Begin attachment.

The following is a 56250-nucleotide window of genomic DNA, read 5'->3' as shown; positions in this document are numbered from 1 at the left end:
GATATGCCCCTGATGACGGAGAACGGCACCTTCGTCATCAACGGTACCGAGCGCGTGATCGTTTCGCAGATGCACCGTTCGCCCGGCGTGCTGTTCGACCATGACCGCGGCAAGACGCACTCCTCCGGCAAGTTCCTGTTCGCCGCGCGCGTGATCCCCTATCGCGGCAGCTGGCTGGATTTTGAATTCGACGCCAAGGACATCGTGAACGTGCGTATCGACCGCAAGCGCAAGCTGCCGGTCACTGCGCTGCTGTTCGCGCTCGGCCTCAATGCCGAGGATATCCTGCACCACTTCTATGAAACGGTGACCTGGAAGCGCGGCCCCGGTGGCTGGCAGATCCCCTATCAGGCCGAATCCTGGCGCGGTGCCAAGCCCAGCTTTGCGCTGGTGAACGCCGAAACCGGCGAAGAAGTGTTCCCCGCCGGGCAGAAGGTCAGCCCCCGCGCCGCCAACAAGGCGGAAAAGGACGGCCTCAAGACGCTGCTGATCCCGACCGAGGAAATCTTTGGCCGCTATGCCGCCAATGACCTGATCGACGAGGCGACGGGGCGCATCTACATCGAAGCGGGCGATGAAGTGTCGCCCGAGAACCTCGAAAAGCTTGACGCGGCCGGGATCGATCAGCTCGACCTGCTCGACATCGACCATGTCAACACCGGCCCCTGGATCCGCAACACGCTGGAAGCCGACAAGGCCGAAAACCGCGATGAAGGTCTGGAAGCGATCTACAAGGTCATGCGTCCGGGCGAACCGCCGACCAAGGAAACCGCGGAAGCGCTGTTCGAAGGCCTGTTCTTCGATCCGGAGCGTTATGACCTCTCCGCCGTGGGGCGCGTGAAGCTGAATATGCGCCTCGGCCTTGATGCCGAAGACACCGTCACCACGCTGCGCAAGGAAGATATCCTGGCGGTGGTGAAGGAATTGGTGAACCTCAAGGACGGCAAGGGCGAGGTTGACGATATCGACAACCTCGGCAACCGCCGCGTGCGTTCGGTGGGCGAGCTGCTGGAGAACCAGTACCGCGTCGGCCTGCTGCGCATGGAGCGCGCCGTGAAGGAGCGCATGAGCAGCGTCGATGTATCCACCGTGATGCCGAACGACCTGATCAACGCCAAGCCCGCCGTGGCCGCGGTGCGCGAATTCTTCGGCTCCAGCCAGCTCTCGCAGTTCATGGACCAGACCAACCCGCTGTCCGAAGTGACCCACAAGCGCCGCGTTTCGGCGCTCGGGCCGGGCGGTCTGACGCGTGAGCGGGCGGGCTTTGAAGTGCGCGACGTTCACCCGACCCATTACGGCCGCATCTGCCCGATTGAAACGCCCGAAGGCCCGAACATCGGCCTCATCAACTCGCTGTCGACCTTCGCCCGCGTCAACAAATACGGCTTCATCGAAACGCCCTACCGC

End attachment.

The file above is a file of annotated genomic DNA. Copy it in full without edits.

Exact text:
The following is a 56250-nucleotide window of genomic DNA, read 5'->3' as shown; positions in this document are numbered from 1 at the left end:
GATATGCCCCTGATGACGGAGAACGGCACCTTCGTCATCAACGGTACCGAGCGCGTGATCGTTTCGCAGATGCACCGTTCGCCCGGCGTGCTGTTCGACCATGACCGCGGCAAGACGCACTCCTCCGGCAAGTTCCTGTTCGCCGCGCGCGTGATCCCCTATCGCGGCAGCTGGCTGGATTTTGAATTCGACGCCAAGGACATCGTGAACGTGCGTATCGACCGCAAGCGCAAGCTGCCGGTCACTGCGCTGCTGTTCGCGCTCGGCCTCAATGCCGAGGATATCCTGCACCACTTCTATGAAACGGTGACCTGGAAGCGCGGCCCCGGTGGCTGGCAGATCCCCTATCAGGCCGAATCCTGGCGCGGTGCCAAGCCCAGCTTTGCGCTGGTGAACGCCGAAACCGGCGAAGAAGTGTTCCCCGCCGGGCAGAAGGTCAGCCCCCGCGCCGCCAACAAGGCGGAAAAGGACGGCCTCAAGACGCTGCTGATCCCGACCGAGGAAATCTTTGGCCGCTATGCCGCCAATGACCTGATCGACGAGGCGACGGGGCGCATCTACATCGAAGCGGGCGATGAAGTGTCGCCCGAGAACCTCGAAAAGCTTGACGCGGCCGGGATCGATCAGCTCGACCTGCTCGACATCGACCATGTCAACACCGGCCCCTGGATCCGCAACACGCTGGAAGCCGACAAGGCCGAAAACCGCGATGAAGGTCTGGAAGCGATCTACAAGGTCATGCGTCCGGGCGAACCGCCGACCAAGGAAACCGCGGAAGCGCTGTTCGAAGGCCTGTTCTTCGATCCGGAGCGTTATGACCTCTCCGCCGTGGGGCGCGTGAAGCTGAATATGCGCCTCGGCCTTGATGCCGAAGACACCGTCACCACGCTGCGCAAGGAAGATATCCTGGCGGTGGTGAAGGAATTGGTGAACCTCAAGGACGGCAAGGGCGAGGTTGACGATATCGACAACCTCGGCAACCGCCGCGTGCGTTCGGTGGGCGAGCTGCTGGAGAACCAGTACCGCGTCGGCCTGCTGCGCATGGAGCGCGCCGTGAAGGAGCGCATGAGCAGCGTCGATGTATCCACCGTGATGCCGAACGACCTGATCAACGCCAAGCCCGCCGTGGCCGCGGTGCGCGAATTCTTCGGCTCCAGCCAGCTCTCGCAGTTCATGGACCAGACCAACCCGCTGTCCGAAGTGACCCACAAGCGCCGCGTTTCGGCGCTCGGGCCGGGCGGTCTGACGCGTGAGCGGGCGGGCTTTGAAGTGCGCGACGTTCACCCGACCCATTACGGCCGCATCTGCCCGATTGAAACGCCCGAAGGCCCGAACATCGGCCTCATCAACTCGCTGTCGACCTTCGCCCGCGTCAACAAATACGGCTTCATCGAAACGCCCTACCGC